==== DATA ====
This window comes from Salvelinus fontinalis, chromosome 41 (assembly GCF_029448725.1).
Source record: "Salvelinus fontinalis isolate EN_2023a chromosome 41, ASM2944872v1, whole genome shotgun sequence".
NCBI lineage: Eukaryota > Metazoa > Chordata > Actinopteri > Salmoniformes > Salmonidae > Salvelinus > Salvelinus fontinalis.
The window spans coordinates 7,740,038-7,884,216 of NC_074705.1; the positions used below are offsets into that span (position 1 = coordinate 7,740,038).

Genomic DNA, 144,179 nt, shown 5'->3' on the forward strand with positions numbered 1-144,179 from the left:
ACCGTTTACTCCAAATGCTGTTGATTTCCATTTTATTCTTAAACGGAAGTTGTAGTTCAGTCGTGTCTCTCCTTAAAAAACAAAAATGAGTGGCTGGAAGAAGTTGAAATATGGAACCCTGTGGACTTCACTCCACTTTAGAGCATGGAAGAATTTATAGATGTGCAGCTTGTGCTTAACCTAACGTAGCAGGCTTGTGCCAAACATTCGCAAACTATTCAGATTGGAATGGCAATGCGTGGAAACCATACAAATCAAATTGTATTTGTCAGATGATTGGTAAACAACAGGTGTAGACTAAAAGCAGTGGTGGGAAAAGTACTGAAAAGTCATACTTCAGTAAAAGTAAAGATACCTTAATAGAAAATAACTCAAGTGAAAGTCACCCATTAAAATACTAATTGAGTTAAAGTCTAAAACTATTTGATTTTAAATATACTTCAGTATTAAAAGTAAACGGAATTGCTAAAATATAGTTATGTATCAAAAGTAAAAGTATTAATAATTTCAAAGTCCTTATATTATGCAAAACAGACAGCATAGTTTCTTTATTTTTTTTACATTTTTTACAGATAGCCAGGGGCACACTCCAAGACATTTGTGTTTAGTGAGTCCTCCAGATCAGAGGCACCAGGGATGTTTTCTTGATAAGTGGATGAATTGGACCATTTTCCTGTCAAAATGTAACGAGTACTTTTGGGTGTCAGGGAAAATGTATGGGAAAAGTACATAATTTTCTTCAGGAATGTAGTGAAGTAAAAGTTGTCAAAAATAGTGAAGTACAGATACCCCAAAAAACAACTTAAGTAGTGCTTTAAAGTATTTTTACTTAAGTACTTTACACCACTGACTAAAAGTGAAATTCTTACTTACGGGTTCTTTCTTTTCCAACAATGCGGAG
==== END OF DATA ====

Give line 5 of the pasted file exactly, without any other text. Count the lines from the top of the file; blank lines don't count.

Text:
Genomic DNA, 144,179 nt, shown 5'->3' on the forward strand with positions numbered 1-144,179 from the left: